The implementation of Total Maximum Daily Load (TMDL) to control urban runoff presents major structural and managerial challenges for cities. We developed a decision support system (DSS) for TMDL compliance at the city level to solve for a phased, least-cost strategy toward meeting four TMDLs using stormwater filtration. Based on a case-study city, we modeled wet weather flows and associated discharge of Total Suspended Sediment (TSS), cadmium, copper, and zinc to receiving waters by coupling U.S. EPA's Storm Water Management Model (SWMM v. 5.0) with the geographic dataset of the urban drainage network. We linked a mixed integer linear programming algorithm to the watershed model for deriving cost-effective selection and placement of curb inlet filters to meet mass- and concentration-based TMDL requirements. The least cost solution for meeting the city's TMDL waste load allocations for TSS (73.9% reduction), Cd (50.6% reduction), Cu (30.0% reduction), and Zn (55.7% reduction) would require 1071 filter inserts at a cost of $1.7 million. In contrast, random placement of 1071 filters or uniform placement of 1266 filters is effective only for TSS and would cost $4.0 million and $4.8 million, respectively. Our results demonstrate the increases in cost-effectiveness of using an optimization-based DSS for urban watershed management.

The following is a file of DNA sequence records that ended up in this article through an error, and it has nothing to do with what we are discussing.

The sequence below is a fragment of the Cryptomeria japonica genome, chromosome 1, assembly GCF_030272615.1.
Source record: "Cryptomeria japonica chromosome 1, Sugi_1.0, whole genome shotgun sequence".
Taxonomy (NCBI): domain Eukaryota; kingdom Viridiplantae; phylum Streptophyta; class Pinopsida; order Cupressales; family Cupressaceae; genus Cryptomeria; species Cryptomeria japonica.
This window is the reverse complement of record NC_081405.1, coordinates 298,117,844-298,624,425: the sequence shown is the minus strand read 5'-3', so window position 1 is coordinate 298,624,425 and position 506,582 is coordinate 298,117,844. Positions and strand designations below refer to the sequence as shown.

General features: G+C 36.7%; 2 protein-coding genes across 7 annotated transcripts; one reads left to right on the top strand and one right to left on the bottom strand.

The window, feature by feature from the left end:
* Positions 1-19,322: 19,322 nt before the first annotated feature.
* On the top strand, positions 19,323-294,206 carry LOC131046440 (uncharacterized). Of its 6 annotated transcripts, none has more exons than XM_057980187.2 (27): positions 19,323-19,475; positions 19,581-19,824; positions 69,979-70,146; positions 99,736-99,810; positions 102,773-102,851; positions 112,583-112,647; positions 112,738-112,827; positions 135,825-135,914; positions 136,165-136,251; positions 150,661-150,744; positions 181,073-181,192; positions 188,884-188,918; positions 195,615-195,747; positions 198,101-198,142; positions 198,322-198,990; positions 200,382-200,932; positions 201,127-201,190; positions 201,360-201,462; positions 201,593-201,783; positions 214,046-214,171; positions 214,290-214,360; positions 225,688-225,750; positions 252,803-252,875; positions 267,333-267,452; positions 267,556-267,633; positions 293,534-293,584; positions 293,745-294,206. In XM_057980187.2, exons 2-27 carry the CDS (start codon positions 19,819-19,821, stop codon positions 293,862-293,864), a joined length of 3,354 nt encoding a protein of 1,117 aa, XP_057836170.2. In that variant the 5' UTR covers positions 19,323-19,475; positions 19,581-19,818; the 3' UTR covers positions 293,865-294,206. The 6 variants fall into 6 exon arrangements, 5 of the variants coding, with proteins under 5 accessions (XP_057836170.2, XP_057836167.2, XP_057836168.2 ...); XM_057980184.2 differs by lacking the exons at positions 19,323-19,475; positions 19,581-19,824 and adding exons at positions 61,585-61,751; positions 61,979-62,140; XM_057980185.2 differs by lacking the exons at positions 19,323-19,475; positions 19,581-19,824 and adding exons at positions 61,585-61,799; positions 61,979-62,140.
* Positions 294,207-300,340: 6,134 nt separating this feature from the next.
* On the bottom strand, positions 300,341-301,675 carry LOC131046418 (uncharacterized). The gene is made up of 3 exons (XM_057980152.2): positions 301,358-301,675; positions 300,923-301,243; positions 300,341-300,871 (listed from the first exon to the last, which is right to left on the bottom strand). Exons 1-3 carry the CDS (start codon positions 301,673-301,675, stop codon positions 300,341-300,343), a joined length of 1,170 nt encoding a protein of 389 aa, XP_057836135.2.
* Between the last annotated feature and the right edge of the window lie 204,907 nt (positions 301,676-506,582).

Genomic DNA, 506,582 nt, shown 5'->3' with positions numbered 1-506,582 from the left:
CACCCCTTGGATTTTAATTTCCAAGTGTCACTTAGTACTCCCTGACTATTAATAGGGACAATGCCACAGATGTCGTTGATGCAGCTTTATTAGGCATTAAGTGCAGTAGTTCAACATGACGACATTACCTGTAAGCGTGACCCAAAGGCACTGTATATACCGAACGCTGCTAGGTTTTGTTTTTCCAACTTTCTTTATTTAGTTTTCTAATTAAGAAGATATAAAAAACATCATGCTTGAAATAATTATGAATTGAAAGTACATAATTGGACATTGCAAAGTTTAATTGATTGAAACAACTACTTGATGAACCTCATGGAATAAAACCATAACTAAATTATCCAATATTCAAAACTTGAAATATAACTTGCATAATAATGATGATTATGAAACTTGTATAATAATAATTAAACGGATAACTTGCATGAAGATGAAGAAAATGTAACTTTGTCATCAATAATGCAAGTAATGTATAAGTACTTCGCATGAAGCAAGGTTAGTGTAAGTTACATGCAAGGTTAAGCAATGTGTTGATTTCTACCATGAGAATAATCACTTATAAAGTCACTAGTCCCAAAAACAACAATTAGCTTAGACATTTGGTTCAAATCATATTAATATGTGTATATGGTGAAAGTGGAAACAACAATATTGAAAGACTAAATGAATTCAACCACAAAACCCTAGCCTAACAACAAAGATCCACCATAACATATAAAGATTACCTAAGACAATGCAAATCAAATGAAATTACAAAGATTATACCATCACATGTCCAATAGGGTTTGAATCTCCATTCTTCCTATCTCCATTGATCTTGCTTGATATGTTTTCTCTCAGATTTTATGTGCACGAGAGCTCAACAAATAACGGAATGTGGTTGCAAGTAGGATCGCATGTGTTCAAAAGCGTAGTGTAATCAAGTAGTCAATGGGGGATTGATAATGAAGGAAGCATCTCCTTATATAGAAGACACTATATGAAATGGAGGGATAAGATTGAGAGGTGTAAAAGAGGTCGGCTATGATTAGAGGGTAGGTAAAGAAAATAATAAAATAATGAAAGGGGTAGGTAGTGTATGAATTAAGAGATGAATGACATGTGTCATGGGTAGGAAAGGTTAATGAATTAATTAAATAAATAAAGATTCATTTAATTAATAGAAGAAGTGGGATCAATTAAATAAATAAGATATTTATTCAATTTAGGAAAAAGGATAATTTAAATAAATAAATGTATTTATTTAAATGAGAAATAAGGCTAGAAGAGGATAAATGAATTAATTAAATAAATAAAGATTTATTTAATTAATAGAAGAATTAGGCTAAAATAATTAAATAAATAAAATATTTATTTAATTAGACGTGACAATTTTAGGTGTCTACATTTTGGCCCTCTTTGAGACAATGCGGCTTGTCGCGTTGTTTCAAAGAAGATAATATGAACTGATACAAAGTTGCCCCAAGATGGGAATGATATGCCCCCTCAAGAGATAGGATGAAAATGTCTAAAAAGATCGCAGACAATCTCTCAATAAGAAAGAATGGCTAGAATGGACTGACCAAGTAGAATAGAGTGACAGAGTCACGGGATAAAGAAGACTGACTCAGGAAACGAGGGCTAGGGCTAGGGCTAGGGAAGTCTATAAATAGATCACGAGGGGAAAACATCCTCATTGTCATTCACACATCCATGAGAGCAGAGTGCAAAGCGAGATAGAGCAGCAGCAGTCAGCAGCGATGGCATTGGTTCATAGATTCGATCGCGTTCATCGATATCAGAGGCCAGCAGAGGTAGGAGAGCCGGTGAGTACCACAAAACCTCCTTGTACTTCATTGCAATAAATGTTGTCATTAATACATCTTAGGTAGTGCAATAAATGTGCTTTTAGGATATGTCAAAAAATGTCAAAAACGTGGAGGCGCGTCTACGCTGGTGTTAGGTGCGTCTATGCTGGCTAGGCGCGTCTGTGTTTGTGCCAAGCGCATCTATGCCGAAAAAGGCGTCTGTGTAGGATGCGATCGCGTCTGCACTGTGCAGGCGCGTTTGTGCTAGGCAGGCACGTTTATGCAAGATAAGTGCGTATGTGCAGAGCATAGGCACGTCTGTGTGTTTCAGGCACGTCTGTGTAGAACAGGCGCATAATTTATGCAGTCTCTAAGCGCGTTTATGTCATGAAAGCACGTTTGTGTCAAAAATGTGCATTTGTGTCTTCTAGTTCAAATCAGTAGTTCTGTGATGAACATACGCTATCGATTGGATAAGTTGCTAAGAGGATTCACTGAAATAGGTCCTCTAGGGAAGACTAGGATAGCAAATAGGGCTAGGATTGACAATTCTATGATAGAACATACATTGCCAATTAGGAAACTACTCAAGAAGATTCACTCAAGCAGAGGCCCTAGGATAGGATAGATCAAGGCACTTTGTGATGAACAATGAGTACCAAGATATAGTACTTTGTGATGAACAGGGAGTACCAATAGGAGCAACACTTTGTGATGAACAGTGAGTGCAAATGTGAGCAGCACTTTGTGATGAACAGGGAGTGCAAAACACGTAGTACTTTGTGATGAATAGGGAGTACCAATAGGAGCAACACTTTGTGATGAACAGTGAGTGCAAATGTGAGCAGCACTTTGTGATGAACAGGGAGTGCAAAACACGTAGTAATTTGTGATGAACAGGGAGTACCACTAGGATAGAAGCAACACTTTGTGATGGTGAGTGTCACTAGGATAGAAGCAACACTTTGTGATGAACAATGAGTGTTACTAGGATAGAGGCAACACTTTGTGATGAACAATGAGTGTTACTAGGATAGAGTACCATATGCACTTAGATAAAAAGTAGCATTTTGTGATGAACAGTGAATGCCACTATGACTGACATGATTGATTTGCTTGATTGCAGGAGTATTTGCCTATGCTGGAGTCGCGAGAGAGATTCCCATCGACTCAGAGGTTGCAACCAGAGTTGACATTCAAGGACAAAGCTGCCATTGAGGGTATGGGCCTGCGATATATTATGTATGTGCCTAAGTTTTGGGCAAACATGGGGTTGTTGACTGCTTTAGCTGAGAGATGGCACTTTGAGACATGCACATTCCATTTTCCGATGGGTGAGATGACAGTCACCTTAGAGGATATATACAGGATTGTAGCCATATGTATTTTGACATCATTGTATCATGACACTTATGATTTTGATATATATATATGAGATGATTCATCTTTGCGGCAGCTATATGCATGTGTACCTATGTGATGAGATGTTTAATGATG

ASJC Scopus subject areas
- Environmental Chemistry